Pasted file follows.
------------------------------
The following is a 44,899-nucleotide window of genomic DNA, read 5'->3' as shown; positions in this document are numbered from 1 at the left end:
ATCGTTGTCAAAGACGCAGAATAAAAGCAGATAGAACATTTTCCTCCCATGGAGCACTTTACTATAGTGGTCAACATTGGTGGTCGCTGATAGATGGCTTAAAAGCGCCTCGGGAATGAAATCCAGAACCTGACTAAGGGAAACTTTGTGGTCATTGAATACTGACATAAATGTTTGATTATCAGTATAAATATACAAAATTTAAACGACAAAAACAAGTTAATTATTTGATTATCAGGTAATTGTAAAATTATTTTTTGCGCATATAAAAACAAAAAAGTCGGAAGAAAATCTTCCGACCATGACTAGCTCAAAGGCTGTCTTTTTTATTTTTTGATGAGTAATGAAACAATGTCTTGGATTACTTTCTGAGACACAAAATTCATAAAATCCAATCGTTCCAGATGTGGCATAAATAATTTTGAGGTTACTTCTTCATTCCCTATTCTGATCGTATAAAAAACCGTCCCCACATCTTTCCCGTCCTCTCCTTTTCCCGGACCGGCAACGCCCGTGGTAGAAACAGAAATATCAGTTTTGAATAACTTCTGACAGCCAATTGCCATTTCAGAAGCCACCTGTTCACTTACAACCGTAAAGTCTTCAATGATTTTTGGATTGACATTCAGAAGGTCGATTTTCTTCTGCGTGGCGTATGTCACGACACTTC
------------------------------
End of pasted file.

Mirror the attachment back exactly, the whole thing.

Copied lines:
The following is a 44,899-nucleotide window of genomic DNA, read 5'->3' as shown; positions in this document are numbered from 1 at the left end:
ATCGTTGTCAAAGACGCAGAATAAAAGCAGATAGAACATTTTCCTCCCATGGAGCACTTTACTATAGTGGTCAACATTGGTGGTCGCTGATAGATGGCTTAAAAGCGCCTCGGGAATGAAATCCAGAACCTGACTAAGGGAAACTTTGTGGTCATTGAATACTGACATAAATGTTTGATTATCAGTATAAATATACAAAATTTAAACGACAAAAACAAGTTAATTATTTGATTATCAGGTAATTGTAAAATTATTTTTTGCGCATATAAAAACAAAAAAGTCGGAAGAAAATCTTCCGACCATGACTAGCTCAAAGGCTGTCTTTTTTATTTTTTGATGAGTAATGAAACAATGTCTTGGATTACTTTCTGAGACACAAAATTCATAAAATCCAATCGTTCCAGATGTGGCATAAATAATTTTGAGGTTACTTCTTCATTCCCTATTCTGATCGTATAAAAAACCGTCCCCACATCTTTCCCGTCCTCTCCTTTTCCCGGACCGGCAACGCCCGTGGTAGAAACAGAAATATCAGTTTTGAATAACTTCTGACAGCCAATTGCCATTTCAGAAGCCACCTGTTCACTTACAACCGTAAAGTCTTCAATGATTTTTGGATTGACATTCAGAAGGTCGATTTTCTTCTGCGTGGCGTATGTCACGACACTTC